Have Fun [on Not So Flawed Wednesday]

I’ve been working on my painting, Train-Through-Trees. It’s been a while since I painted so I have one intention: have fun. I’m using big brushes and tools Master Miller sent so I don’t too soon lapse into nit-picky detail. It’s in the detail that I begin to take myself too seriously.

It’s harder than you might imagine to “play” after such a lengthy hiatus. Like all artists I puffed myself with fear-fog and wondered if the muse had left the building. This interruption was circumstantial and not a dry-spell. It’s lasted longer than any dry spell I’ve experienced and has left some doubt-residue. To play is akin to re-entering childhood. To not care about the outcome and follow the paint rather than try and control it. The tools from Master Miller mandate the equivalent of finger painting and help my “fun” intention.

Like all fog, fear-fog isolates. It’s a heavy blanket that descends and fools you into thinking that you are alone. It leads you the believe that the landscape is barren – that you are barren.

I am not alone. Master Miller is in NYC recharging his artistic batteries. He’s sent images, paintings of Lucian Freud and Nabokov’s synesthesia. Dwight sent a right-on-time-book. Rob shared his latest 10 minute play. Mark discusses with me what he’s writing and his movie ideas. Kerri wanders into her studio, sits at her piano, and plays; each time I am transported – out of the fog. Enlivened.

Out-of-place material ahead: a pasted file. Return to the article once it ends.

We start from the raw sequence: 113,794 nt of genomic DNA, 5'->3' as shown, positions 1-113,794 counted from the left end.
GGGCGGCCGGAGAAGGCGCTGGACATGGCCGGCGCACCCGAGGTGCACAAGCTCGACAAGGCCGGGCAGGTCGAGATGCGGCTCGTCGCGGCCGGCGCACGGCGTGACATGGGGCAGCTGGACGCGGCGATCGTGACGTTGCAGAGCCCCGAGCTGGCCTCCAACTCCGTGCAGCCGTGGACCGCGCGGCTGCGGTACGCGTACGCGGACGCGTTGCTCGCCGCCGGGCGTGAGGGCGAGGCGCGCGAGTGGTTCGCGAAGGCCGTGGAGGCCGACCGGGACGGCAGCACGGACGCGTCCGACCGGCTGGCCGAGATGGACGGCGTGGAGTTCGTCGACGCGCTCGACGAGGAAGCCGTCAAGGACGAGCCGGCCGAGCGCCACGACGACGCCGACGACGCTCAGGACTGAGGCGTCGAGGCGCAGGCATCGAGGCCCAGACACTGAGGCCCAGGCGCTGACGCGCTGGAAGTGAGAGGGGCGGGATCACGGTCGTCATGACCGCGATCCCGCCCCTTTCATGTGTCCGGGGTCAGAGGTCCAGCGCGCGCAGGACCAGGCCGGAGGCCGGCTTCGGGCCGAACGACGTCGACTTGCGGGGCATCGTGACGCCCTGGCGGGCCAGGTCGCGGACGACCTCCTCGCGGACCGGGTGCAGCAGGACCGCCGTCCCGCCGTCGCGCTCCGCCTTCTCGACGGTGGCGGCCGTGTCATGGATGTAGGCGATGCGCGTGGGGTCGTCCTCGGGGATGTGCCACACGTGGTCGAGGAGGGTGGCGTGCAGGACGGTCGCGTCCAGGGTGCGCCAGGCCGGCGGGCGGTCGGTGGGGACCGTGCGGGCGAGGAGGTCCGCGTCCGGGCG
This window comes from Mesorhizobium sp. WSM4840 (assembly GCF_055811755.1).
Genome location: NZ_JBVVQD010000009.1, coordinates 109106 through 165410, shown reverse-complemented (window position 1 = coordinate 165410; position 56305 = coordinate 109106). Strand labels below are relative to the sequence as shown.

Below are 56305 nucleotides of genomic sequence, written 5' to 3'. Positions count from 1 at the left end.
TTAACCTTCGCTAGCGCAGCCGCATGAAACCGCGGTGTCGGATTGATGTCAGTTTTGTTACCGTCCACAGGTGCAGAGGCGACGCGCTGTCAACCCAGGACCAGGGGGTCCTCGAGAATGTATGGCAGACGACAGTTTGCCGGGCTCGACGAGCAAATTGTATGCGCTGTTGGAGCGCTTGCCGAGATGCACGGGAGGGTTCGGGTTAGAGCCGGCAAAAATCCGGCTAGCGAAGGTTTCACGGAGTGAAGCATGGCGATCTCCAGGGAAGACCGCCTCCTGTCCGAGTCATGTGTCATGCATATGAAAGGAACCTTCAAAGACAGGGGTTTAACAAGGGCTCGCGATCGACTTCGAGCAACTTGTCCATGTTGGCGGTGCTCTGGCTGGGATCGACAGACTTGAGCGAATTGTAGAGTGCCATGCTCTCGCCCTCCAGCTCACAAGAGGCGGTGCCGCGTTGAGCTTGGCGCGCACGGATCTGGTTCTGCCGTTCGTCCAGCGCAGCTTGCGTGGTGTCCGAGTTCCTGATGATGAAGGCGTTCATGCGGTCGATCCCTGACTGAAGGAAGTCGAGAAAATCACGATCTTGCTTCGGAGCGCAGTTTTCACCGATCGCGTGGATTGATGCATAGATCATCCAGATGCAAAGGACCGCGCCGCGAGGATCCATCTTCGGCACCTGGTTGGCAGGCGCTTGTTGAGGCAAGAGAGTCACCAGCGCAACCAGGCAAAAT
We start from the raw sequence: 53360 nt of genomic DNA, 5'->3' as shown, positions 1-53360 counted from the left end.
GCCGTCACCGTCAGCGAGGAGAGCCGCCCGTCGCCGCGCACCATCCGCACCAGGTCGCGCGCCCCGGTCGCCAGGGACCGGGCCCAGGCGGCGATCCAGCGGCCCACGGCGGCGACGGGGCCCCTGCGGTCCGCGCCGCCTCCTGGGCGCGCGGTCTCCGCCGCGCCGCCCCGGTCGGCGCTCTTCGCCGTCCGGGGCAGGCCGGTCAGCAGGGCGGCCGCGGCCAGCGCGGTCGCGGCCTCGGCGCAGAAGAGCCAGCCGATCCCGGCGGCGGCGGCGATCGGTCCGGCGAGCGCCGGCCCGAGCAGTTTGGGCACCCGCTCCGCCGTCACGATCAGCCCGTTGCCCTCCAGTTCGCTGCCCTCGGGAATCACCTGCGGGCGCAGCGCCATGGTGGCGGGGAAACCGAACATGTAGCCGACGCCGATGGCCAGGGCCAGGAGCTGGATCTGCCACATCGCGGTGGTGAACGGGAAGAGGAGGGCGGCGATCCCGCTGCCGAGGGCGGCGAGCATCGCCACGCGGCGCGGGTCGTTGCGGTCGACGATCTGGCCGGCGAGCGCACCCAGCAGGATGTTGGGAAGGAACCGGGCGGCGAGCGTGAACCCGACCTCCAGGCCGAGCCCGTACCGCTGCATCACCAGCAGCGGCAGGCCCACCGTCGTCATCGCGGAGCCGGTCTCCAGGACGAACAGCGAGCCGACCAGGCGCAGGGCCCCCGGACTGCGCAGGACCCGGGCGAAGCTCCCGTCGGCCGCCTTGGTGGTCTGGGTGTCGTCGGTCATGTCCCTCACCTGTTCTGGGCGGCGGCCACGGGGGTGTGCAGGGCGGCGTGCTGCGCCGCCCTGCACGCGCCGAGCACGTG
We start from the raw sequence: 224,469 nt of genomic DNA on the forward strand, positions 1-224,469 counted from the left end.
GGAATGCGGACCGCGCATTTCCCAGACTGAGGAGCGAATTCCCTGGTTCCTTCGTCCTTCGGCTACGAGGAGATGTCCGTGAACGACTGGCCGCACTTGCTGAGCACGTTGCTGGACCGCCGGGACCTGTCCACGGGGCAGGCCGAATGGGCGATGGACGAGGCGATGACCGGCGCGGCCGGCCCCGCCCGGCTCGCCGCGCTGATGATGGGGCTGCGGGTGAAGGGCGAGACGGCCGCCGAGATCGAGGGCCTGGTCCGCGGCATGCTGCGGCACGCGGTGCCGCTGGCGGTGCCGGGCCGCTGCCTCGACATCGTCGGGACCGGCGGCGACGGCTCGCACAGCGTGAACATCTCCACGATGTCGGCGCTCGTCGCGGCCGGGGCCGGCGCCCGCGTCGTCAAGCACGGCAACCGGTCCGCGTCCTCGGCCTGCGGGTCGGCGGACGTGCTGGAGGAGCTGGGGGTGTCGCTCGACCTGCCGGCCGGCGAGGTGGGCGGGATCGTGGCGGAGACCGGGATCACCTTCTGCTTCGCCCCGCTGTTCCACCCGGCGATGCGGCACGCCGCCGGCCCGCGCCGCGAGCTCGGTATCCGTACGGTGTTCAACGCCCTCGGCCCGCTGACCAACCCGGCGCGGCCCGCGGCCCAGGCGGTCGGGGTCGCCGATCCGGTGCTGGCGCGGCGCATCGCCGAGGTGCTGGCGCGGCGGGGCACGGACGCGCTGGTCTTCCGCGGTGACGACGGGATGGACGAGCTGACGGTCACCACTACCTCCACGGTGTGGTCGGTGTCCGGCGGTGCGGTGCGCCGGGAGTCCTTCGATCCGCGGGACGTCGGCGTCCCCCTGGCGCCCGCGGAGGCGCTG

These people are like the sun to fear-fog. Their good hearts and dedicated artistry dissipate the wet blanket and warm me to the bone. They open the landscape and infuse me with energy. They remind me that there is really only one intention: have fun. And that is best done with others.

read Kerri’s blog about FOG

Celebrate Renewal [on KS Friday]

“When bankers get together for dinner, they discuss Art. When artists get together for dinner, they discuss money.” ~ Oscar Wilde

Rebecca reminded me of David Bayles and Ted Orland’s remarkable book, Art & Fear. I flipped it open to this quote and laughed heartily. We discuss what we desire but do not yet possess.

On the opposite page I read this tasty bit: “Once you have found the work that you are meant to do, the particulars of any single piece don’t matter all that much.”

Years ago, watching me draw in an Italian Street Painting festival in San Luis Obispo, Roger commented that making art was what I was meant to do.